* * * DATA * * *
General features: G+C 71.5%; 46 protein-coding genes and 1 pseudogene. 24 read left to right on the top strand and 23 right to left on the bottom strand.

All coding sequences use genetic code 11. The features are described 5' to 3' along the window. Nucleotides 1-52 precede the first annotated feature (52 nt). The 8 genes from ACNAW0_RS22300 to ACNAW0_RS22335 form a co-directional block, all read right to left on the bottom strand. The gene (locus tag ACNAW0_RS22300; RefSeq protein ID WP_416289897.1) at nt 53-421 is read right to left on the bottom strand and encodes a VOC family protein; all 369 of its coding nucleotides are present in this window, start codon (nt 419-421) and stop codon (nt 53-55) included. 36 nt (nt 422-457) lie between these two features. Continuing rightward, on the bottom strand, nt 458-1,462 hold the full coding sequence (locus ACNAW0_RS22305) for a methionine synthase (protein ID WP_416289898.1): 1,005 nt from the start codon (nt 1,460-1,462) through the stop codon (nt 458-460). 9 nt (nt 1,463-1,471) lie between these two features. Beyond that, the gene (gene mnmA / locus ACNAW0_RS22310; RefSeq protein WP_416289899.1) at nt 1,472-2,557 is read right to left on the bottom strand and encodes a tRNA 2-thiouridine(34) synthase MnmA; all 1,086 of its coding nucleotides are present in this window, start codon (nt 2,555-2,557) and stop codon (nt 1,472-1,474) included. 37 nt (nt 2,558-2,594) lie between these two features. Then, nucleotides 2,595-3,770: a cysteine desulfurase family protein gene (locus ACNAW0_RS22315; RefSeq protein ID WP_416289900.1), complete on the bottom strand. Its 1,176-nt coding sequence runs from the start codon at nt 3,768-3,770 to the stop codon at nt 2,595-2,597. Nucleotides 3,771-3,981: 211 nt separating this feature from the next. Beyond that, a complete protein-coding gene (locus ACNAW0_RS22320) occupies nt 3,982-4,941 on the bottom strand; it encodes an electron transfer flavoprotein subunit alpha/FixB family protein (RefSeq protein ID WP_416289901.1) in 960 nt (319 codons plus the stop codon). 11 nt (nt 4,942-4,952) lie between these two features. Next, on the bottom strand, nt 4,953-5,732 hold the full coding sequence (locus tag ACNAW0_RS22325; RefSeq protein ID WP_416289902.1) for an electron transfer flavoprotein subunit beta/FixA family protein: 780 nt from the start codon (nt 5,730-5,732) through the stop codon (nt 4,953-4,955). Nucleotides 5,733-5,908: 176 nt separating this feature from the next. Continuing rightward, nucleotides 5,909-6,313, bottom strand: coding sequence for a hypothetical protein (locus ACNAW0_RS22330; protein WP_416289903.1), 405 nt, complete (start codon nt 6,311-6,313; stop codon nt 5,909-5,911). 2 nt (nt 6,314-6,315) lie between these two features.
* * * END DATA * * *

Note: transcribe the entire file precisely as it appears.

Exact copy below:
General features: G+C 71.5%; 46 protein-coding genes and 1 pseudogene. 24 read left to right on the top strand and 23 right to left on the bottom strand.

All coding sequences use genetic code 11. The features are described 5' to 3' along the window. Nucleotides 1-52 precede the first annotated feature (52 nt). The 8 genes from ACNAW0_RS22300 to ACNAW0_RS22335 form a co-directional block, all read right to left on the bottom strand. The gene (locus tag ACNAW0_RS22300; RefSeq protein ID WP_416289897.1) at nt 53-421 is read right to left on the bottom strand and encodes a VOC family protein; all 369 of its coding nucleotides are present in this window, start codon (nt 419-421) and stop codon (nt 53-55) included. 36 nt (nt 422-457) lie between these two features. Continuing rightward, on the bottom strand, nt 458-1,462 hold the full coding sequence (locus ACNAW0_RS22305) for a methionine synthase (protein ID WP_416289898.1): 1,005 nt from the start codon (nt 1,460-1,462) through the stop codon (nt 458-460). 9 nt (nt 1,463-1,471) lie between these two features. Beyond that, the gene (gene mnmA / locus ACNAW0_RS22310; RefSeq protein WP_416289899.1) at nt 1,472-2,557 is read right to left on the bottom strand and encodes a tRNA 2-thiouridine(34) synthase MnmA; all 1,086 of its coding nucleotides are present in this window, start codon (nt 2,555-2,557) and stop codon (nt 1,472-1,474) included. 37 nt (nt 2,558-2,594) lie between these two features. Then, nucleotides 2,595-3,770: a cysteine desulfurase family protein gene (locus ACNAW0_RS22315; RefSeq protein ID WP_416289900.1), complete on the bottom strand. Its 1,176-nt coding sequence runs from the start codon at nt 3,768-3,770 to the stop codon at nt 2,595-2,597. Nucleotides 3,771-3,981: 211 nt separating this feature from the next. Beyond that, a complete protein-coding gene (locus ACNAW0_RS22320) occupies nt 3,982-4,941 on the bottom strand; it encodes an electron transfer flavoprotein subunit alpha/FixB family protein (RefSeq protein ID WP_416289901.1) in 960 nt (319 codons plus the stop codon). 11 nt (nt 4,942-4,952) lie between these two features. Next, on the bottom strand, nt 4,953-5,732 hold the full coding sequence (locus tag ACNAW0_RS22325; RefSeq protein ID WP_416289902.1) for an electron transfer flavoprotein subunit beta/FixA family protein: 780 nt from the start codon (nt 5,730-5,732) through the stop codon (nt 4,953-4,955). Nucleotides 5,733-5,908: 176 nt separating this feature from the next. Continuing rightward, nucleotides 5,909-6,313, bottom strand: coding sequence for a hypothetical protein (locus ACNAW0_RS22330; protein WP_416289903.1), 405 nt, complete (start codon nt 6,311-6,313; stop codon nt 5,909-5,911). 2 nt (nt 6,314-6,315) lie between these two features.